With first-time offender treatment in D.C. generally restricted to marijuana possession, prosecutors frequently offer consideration under Section 48-904.01(e) of the D.C. Code as an alternative to taking a case to trial. Depending on the case, treatment under the Section can in fact be the preferred option for people charged with first-time possession of cocaine and other illegal drugs.
However, unlike most diversion programs, treatment under the section requires the defendant to plead guilty. The defendant can also challenge the case at trial and still qualify for treatment under this section. The major benefit of the section is that, because the court affords the defendant an opportunity to complete a period of probation before entering the guilty plea or verdict, the defendant can emerge from the process without a conviction on his/her record.
It is illegal to “knowingly or intentionally” possess a controlled substance in D.C. without a valid prescription. “Controlled substances” are grouped into one of five “schedules” depending on the potential for abuse. Schedule I includes those substances (e.g., LSD and certain opiates) for which the legislature has determined that there is a high potential for abuse and no accepted medical use in treatment. Schedule II includes substances (e.g., oxycodone, amphetamines, PCP, and some opiates) for which there is a high potential for abuse and only severely restricted uses in medical treatment. And so on to Schedule V. which covers controlled substances with a low potential for abuse, many uses in medical treatment, and low potential for physical or psychological dependence.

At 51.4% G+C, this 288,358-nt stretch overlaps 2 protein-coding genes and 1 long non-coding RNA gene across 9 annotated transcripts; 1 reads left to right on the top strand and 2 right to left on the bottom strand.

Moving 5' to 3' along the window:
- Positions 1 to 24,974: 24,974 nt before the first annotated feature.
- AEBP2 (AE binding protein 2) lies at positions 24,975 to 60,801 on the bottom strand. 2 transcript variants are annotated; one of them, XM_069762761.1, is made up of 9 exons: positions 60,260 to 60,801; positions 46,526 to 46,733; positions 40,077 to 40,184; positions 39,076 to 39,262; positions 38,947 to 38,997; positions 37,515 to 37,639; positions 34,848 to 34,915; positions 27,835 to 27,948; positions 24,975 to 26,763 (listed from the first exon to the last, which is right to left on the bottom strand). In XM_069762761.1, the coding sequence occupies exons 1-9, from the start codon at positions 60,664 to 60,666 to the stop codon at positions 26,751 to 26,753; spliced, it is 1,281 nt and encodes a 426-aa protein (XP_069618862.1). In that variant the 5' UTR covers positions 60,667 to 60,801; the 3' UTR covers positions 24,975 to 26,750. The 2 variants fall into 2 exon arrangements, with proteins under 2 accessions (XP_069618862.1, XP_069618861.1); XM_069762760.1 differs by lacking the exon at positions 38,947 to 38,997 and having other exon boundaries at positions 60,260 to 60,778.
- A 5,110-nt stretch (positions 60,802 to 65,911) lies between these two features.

Simple possession of a controlled substance in D.C. is a misdemeanor, with a maximum penalty for a first conviction of 180 days of incarceration and a $1000 fine. The maximum penalty for a second or subsequent conviction is double that.
People charged with drug possession for the first time are eligible for treatment under Section 48-904.01(e). Specifically, for people who either plead guilty or who are found guilty after challenging the charge at trial, the court can in its discretion defer entering a judgment of guilty into the record to allow the defendant to complete a period of probation not to exceed 12 months. The charge is automatically dismissed if the defendant successfully completes the probation. (The court also has discretion to dismiss the charges earlier.) If, however, the defendant violates any condition of the probation, the court may enter an adjudication of guilt and the defendant will end up with a conviction on his record.
Upon dismissal of the charges, the defendant may apply to the court for an order to expunge all records associated with the charge. (The court will retain a non-public record to prevent the defendant from receiving similar treatment in the future.) If granted, the effect of the petition will be to restore the defendant to the position he or she occupied before the arrest. In other words, the person will be able to truthfully deny that he/she has ever been arrested or charged before.